Characterization and exploitation of antibody to the tumor antigen TF-Ag and peptide mimics of TF-Ag to develop improved tumor immunotherapies
Heimburg, Jamie L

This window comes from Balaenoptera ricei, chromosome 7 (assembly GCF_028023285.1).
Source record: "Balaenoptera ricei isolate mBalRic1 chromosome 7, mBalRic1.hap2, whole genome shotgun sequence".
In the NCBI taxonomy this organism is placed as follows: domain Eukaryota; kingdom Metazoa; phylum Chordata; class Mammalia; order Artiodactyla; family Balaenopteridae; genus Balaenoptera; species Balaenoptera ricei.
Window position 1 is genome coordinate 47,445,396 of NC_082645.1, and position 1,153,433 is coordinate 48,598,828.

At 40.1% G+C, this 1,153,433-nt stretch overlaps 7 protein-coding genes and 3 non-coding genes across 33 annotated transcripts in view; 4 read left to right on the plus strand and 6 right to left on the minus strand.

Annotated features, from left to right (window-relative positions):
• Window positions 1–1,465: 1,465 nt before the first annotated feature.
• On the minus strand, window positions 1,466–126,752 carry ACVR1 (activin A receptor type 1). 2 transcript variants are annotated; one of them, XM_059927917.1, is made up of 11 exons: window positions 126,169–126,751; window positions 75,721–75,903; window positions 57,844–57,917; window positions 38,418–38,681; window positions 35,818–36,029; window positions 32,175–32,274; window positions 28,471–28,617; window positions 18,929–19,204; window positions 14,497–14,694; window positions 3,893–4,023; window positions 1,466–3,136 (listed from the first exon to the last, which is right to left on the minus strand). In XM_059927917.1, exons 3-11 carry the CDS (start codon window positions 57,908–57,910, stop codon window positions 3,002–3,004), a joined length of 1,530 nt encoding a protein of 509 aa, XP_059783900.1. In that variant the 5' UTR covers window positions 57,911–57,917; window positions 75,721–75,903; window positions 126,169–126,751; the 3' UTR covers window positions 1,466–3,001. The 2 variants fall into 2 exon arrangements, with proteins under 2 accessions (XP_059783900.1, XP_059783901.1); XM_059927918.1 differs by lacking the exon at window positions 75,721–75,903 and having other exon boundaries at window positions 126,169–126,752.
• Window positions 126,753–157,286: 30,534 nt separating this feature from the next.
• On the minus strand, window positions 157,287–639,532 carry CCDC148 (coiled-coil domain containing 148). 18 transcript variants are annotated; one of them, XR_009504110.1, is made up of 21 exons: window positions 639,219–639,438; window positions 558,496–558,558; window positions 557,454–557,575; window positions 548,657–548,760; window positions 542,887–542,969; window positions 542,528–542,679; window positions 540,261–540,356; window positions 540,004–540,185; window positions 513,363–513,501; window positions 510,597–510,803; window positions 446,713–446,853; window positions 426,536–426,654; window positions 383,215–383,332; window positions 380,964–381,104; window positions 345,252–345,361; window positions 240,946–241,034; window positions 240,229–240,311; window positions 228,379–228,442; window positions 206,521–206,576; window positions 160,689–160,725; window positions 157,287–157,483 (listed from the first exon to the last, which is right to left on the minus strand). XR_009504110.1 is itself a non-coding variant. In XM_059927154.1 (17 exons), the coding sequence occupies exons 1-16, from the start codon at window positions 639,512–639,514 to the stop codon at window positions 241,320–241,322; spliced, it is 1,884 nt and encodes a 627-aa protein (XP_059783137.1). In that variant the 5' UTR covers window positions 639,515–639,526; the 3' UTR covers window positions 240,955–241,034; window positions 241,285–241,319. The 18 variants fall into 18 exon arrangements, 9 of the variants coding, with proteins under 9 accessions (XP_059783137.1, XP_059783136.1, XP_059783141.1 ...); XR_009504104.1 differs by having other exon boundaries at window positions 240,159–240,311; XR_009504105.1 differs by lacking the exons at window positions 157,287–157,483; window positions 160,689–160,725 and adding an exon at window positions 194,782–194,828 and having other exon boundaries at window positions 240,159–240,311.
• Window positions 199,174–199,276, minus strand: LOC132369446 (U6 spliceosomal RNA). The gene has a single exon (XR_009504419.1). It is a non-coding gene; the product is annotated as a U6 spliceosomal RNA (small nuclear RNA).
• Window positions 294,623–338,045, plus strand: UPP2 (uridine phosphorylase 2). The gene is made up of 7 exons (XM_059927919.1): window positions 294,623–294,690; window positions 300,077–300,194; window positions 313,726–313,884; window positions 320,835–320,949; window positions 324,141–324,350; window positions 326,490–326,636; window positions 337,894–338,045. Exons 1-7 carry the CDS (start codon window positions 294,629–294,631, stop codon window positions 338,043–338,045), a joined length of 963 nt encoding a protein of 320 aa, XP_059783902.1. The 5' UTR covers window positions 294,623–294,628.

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The Thomsen-Friedenreich Antigen (TF-Ag) is a carbohydrate tumor-associated antigen that is highly surface-expressed on many types of tumor cells, including breast, colon, ovarian, and other adenocarcinomas. TF-Ag expression contributes to cancer cell adhesion and metastasis, by localizing to sites containing TF-Ag-binding lectins. Any interference with tumor cell growth and adhesion would likely affect the severity of the cancer and its ability to metastasize. Antibodies to surface antigens can be blocking or cytotoxic in nature, therefore the development of a vaccine that generates antibodies towards TF-Ag would be clinically valuable. Since carbohydrate antigens generate T cell independent responses, identifying TF-Ag peptide mimics may be useful in generating T cell dependent responses. Antibodies have been developed to saccharide antigens and memory in response to peptide mimic immunizations. Further, T cells primed by peptide mimics react with carbohydrate antigens producing cellular responses, and MHC molecules can display glycopeptides. This leads us to hypothesize that vaccinations using unique peptide mimics of TF-Ag will generate immune responses to TF-Ag epitopes on tumor cells which will be clinically useful in active immunotherapy of many cancers. In vitro and in vivo experiments using JAA-F11 antibody to TF-Ag demonstrated decreased tumor cell growth, blocked adhesion between tumor cells and endothelial cells, and prolonged survival and decreased number of lung metastases in passively treated mice. In vitro experiments using JAA-F11 antibody to TF-Ag, rabbit antibody to TF-Ag, and peanut lectin confirmed mimicry of TF-Ag by peptides and In vitro model systems demonstrated peptide mimics blocked rolling and stable adhesion of tumor cells to vascular endothelium. in vivo experiments utilized linear and multiple antigenic peptides for immunizations and serum analysis by ELISA for TF-Ag-reactive antibody production. Molecular modeling of peptide mimics and JAA-F11 revealed molecular details of the possible binding interactions. This approach could be used to decrease the primary and metastatic tumor burden in cancer patients by specifically targeting TF-Ag positive cancer cells and aid in blocking new tumor formation, as well as prime the immune system for future recurrence of the disease.